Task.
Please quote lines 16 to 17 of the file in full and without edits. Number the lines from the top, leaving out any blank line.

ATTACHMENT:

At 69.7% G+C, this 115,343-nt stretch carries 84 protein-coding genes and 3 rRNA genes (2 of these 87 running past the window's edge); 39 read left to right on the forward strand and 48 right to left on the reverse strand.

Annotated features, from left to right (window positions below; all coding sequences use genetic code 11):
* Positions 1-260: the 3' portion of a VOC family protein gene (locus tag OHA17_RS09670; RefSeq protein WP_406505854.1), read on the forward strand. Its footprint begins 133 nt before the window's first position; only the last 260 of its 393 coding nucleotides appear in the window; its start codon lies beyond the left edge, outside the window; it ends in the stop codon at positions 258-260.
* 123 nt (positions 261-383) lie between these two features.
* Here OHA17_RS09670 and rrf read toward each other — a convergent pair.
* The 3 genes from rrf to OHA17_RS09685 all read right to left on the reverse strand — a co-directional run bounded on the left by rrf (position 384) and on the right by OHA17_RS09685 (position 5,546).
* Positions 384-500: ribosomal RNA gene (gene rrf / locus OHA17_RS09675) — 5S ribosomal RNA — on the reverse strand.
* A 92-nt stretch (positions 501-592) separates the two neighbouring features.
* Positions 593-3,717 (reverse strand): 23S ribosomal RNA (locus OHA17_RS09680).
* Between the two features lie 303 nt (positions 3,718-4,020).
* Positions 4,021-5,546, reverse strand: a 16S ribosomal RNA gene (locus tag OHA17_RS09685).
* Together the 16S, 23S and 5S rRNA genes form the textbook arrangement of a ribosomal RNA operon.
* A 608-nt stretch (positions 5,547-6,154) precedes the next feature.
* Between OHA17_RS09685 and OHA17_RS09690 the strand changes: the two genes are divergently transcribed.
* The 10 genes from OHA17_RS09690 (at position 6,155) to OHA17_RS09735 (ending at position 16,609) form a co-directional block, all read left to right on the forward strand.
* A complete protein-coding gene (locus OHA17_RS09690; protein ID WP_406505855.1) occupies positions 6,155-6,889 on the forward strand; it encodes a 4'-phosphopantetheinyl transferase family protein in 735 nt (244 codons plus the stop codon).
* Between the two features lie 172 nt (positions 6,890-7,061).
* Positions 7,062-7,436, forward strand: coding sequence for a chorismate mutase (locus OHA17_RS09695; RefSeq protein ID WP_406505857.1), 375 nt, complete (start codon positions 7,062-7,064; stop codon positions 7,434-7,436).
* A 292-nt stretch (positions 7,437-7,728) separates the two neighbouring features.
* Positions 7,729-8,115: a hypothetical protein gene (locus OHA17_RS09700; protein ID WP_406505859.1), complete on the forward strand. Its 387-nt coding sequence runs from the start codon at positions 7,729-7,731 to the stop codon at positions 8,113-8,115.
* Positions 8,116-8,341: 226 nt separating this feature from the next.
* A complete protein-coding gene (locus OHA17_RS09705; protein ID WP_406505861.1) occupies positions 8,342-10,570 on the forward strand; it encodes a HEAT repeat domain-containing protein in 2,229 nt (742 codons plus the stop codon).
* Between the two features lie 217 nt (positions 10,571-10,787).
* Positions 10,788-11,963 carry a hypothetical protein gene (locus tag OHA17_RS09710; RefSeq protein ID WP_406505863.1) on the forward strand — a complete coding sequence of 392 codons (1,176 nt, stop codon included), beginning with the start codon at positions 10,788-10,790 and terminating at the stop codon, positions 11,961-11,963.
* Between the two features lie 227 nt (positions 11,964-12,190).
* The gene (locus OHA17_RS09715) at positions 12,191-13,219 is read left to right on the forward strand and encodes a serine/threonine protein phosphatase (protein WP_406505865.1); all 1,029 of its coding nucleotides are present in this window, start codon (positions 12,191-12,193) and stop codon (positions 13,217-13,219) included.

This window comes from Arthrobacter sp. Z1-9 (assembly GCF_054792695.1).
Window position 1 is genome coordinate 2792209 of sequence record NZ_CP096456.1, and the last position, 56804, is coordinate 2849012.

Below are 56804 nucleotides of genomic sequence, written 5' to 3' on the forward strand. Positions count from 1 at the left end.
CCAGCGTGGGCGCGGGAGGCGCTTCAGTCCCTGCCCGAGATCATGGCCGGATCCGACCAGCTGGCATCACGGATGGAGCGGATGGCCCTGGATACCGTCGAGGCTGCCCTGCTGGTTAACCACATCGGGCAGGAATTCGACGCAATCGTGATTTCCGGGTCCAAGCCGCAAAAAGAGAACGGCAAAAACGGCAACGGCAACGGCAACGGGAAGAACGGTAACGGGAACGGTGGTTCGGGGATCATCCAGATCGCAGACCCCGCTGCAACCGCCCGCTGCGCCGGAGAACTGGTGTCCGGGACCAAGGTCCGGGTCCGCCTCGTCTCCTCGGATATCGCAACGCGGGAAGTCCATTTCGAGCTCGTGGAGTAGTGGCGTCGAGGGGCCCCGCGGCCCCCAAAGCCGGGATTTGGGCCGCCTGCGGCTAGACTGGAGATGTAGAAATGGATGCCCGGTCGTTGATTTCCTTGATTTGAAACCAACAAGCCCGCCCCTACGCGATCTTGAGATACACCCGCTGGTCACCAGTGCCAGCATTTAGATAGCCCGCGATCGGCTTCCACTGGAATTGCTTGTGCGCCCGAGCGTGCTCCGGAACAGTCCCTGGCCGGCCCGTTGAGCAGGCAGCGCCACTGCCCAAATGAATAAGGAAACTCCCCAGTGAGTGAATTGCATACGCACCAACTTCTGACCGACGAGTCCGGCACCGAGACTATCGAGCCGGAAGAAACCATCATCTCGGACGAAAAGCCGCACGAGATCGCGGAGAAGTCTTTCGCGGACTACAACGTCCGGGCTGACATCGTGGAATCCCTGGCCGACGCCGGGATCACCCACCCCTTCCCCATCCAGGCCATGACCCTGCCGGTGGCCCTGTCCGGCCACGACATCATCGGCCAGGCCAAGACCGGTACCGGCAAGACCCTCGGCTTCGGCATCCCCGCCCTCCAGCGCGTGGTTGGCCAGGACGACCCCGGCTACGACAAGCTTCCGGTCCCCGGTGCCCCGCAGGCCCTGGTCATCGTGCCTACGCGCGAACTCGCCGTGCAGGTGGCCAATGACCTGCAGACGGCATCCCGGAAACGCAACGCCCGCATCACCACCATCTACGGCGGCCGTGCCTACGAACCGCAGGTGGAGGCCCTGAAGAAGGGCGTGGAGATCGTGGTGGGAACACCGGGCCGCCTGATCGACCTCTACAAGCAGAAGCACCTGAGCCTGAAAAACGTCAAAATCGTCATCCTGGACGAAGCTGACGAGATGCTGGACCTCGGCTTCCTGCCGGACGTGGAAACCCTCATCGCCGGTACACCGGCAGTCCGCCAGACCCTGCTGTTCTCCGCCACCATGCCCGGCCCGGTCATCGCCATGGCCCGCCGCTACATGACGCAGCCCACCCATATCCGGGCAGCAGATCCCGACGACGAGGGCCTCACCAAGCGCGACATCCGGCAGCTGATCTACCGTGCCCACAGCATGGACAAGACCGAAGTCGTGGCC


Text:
* A complete protein-coding gene (locus OHA17_RS09690; protein ID WP_406505855.1) occupies positions 6,155-6,889 on the forward strand; it encodes a 4'-phosphopantetheinyl transferase family protein in 735 nt (244 codons plus the stop codon).
* Between the two features lie 172 nt (positions 6,890-7,061).